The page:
The two heads of the US Senate Committee on Intelligence believe that Beijing influences what’s trending on TikTok, giving a new argument for curtailing the Chinese-owned social media platform as momentum builds among US lawmakers for an outright ban of the app.
“The fact is, the algorithms that determine what you see on TikTok is determined out of Beijing by China,” Senator Mark Warner (D-Va.) claimed on CBS’s Face the Nation on Sunday evening.
Warner pointed to what videos trend in different locations. “If you look at what Chinese kids are seeing on their version of TikTok, which emphasizes science and engineering, versus what our kids and the kids around the world are seeing, it is dramatically different,” Warner said. ByteDance, the owners of TikTok, offer a similar short-video and livestreaming app in China called Douyin.
Senator Marco Rubio (R-Fla.), who joined Warner on CBS, argued that TikTok had data on “millions and millions of Americans,” which might give Chinese officials “the advantage of being able to shape American public opinion in a time of crisis,” and the ability to “steer the conversation in this country in any direction they want.”
Neither Senator’s office immediately responded to a phone call requesting comment made outside of US business hours.
Warner and Rubio are echoing concerns from US national security officials about Beijing’s alleged control over ByteDance’s recommendation algorithms. Last December, FBI director Christopher Wray expressed worries that Beijing’s influence of TikTok trends would allow them “to manipulate content, and if they want to, to use it for influence operations.”
TikTok is currently in the middle of negotiations with US officials on how to reorganize its business to alleviate national security concerns.
“As Senators Warner and Rubio both made clear, they are not familiar with the technical aspects of our comprehensive proposal to address their national security concerns regarding data security and foreign influence over TikTok,” a TikTok spokesperson told Fortune, continuing that the company was “well underway” in implementing these changes.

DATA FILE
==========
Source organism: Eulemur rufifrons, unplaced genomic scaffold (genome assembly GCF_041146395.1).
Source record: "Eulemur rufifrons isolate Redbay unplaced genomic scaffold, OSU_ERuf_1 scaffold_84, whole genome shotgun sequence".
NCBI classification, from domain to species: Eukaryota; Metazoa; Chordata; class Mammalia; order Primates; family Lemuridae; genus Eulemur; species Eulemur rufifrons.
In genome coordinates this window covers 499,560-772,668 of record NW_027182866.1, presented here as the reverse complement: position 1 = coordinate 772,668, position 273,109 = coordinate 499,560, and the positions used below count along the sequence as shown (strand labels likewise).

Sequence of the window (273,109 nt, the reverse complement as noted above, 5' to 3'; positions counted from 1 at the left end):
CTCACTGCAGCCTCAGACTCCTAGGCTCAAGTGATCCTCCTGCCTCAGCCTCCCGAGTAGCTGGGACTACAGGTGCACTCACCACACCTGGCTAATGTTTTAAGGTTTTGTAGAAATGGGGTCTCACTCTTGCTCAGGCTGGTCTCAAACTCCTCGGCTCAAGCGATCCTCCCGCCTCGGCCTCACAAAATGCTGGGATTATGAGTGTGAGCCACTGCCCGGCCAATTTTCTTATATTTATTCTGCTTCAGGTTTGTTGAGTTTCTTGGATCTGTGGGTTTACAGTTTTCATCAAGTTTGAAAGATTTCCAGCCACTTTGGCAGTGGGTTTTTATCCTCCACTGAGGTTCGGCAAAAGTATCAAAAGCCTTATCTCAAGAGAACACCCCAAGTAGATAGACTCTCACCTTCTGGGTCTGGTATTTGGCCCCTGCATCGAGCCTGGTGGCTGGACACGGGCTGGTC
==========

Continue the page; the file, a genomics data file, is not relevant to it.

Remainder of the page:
“We stand ready to brief the Senators and their staff on our efforts to date and our additional commitments,” the spokesperson said.
Control and censorship
US concerns about TikTok focus on its owner ByteDance, and in particular, the ease at which Chinese officials could lean on the Chinese tech company to share US personal data.
In 2021, the Chinese government took a small stake in ByteDance’s China-based subsidiary, which also gave it the right to appoint one of its board members. Beijing is increasingly pursuing these so-called golden shares in Chinese tech companies to expand its oversight over the country’s large tech firms.
Chinese video platforms have to block content authorities deem to be harmful, which can range from content that denigrates the Chinese Communist Party to videos that promote excessive wealth or wasteful activities.
On Jan. 24, Beijing announced that it had started a month-long campaign to suppress unwanted content, ostensibly to promote a “healthy, festive and peaceful” internet after Lunar New Year. The next day, ByteDance announced that it would subsidize influencers creating traditional Chinese content.
Will TikTok get banned?
The US banned TikTok from devices issued by the federal government as part of last December’s omnibus bill. Almost 30 US states have also banned the social media app from government devices, leading some public universities to block the app on campus internet networks.
Yet some in the US Congress want to go further and pursue a nationwide ban of the social media app. Last week, Representative Michael McCaul (R-Tex.), who chairs the US House Foreign Affairs Committee, pledged that the committee would vote on a nationwide TikTok ban next month.
The US intelligence community may be divided on the value of a TikTok ban, whether nationwide or just on government devices. According to a report from Al Jazeera, Connecticut officials delayed a possible TikTok ban after FBI contacts said they “couldn’t find evidence” of any new information to share on the social media company, and that other state bans were based “on news reports and other open source information about China in general, not specific to TikTok.”
The The Wall Street Journal reports that TikTok is pursuing a reorganization that asks US tech company Oracle to house all its systems for serving content in the US, and that it would create a subsidiary devoted to US data security, answerable to an outside board of directors that would report to the Committee on Foreign Investment in the United States, rather than to ByteDance.
Still, those plans might not be enough for US lawmakers skeptical of any proposal that leaves ByteDance in charge. “It is nearly impossible for any Chinese company to comply with both Chinese law and our expectations in this country,” Rubio said on CBS.
“I don’t know how our national security interests and the operation of TikTok in this country, as long as it’s owned by ByteDance, can coexist,” he continued.
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